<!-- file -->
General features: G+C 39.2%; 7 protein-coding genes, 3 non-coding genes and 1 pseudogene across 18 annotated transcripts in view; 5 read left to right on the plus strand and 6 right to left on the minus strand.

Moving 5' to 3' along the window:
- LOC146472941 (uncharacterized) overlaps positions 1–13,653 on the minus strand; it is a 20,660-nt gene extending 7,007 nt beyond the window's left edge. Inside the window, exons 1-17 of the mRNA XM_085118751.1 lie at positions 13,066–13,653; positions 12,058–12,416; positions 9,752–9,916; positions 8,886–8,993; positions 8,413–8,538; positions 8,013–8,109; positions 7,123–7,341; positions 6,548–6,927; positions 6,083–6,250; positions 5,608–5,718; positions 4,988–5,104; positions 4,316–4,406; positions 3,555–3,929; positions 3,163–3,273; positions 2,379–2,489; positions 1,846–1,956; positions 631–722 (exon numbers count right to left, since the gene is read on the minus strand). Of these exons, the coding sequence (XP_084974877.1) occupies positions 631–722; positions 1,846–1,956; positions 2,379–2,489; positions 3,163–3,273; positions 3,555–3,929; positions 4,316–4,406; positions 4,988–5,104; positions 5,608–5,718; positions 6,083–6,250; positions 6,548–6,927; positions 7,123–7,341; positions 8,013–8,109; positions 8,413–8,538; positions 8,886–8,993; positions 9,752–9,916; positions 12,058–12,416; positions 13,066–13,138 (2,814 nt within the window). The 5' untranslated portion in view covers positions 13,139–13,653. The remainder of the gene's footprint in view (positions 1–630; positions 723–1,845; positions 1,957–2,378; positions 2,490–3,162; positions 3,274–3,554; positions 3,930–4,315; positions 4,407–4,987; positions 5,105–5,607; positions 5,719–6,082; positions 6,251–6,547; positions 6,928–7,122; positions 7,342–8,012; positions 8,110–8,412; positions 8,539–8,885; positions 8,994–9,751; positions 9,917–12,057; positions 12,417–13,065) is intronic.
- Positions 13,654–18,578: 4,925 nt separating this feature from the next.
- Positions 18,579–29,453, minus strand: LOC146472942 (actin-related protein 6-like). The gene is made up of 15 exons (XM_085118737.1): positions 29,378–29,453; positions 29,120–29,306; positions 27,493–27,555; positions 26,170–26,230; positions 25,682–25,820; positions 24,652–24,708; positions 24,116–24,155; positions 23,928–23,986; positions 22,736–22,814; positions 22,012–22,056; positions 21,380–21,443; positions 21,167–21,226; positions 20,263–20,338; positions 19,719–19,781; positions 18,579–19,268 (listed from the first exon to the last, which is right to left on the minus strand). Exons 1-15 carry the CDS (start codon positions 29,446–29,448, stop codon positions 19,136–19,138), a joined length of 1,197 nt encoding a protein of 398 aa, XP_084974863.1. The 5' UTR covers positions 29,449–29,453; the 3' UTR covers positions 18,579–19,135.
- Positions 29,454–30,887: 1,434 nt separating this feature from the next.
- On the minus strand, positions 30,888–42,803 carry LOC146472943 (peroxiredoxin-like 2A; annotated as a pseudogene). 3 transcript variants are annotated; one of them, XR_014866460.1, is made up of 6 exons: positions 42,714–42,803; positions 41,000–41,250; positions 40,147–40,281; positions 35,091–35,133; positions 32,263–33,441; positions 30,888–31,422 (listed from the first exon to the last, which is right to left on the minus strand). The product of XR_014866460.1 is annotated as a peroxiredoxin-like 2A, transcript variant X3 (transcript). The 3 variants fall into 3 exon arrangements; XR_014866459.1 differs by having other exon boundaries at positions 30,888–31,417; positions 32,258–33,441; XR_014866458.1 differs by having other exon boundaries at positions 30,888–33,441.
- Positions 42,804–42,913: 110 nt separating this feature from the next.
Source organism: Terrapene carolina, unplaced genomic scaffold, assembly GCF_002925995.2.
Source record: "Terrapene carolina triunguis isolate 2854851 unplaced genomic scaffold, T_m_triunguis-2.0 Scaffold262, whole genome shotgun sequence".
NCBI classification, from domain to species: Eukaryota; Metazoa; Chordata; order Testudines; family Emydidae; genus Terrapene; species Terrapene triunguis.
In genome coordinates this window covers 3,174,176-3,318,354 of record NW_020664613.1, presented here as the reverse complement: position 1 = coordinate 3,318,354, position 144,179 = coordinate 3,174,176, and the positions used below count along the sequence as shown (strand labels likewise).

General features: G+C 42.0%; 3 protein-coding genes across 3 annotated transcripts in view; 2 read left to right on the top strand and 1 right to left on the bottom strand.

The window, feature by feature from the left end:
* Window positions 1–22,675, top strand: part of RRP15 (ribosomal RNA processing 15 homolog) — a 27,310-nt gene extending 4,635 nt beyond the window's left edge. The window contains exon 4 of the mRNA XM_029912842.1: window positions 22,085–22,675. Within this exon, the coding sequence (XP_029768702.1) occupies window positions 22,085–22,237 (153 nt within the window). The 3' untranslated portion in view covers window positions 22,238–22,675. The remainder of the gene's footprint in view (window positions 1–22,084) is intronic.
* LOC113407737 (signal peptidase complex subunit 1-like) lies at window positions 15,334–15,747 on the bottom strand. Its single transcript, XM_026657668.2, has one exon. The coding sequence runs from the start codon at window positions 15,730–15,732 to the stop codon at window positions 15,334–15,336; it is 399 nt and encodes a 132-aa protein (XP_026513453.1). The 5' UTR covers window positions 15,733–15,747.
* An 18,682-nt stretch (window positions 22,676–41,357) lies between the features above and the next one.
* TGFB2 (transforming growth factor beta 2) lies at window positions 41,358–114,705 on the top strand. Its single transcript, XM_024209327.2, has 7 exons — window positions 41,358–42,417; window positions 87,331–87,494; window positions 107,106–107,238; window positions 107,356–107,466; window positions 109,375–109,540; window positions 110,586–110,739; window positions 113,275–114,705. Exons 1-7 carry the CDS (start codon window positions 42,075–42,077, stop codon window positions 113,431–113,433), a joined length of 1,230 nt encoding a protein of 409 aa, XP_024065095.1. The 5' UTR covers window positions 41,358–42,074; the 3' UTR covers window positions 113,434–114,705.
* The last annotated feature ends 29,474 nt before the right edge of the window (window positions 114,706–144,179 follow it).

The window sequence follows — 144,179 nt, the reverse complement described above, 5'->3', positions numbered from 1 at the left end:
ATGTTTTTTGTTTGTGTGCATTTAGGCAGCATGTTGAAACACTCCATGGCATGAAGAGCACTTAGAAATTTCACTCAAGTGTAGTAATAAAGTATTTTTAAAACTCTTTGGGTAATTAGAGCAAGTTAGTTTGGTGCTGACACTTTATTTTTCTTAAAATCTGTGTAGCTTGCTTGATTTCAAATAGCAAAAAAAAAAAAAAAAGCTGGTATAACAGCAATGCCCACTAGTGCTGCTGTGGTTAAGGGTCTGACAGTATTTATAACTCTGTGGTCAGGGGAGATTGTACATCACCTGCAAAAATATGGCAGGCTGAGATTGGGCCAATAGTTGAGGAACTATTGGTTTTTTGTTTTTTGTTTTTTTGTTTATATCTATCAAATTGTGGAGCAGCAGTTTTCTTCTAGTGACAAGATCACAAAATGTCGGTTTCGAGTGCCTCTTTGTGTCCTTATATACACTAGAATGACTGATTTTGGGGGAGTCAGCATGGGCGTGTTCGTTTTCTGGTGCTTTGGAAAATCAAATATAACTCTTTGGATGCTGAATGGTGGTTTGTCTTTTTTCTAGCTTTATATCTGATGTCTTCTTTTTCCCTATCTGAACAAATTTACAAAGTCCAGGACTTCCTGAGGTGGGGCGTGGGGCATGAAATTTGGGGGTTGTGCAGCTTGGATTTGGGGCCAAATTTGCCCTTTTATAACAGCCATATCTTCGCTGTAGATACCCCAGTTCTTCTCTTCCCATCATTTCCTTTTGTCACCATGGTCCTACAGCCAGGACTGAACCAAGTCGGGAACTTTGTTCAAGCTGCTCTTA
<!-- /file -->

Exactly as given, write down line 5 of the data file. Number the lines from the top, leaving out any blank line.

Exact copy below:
- Positions 18,579–29,453, minus strand: LOC146472942 (actin-related protein 6-like). The gene is made up of 15 exons (XM_085118737.1): positions 29,378–29,453; positions 29,120–29,306; positions 27,493–27,555; positions 26,170–26,230; positions 25,682–25,820; positions 24,652–24,708; positions 24,116–24,155; positions 23,928–23,986; positions 22,736–22,814; positions 22,012–22,056; positions 21,380–21,443; positions 21,167–21,226; positions 20,263–20,338; positions 19,719–19,781; positions 18,579–19,268 (listed from the first exon to the last, which is right to left on the minus strand). Exons 1-15 carry the CDS (start codon positions 29,446–29,448, stop codon positions 19,136–19,138), a joined length of 1,197 nt encoding a protein of 398 aa, XP_084974863.1. The 5' UTR covers positions 29,449–29,453; the 3' UTR covers positions 18,579–19,135.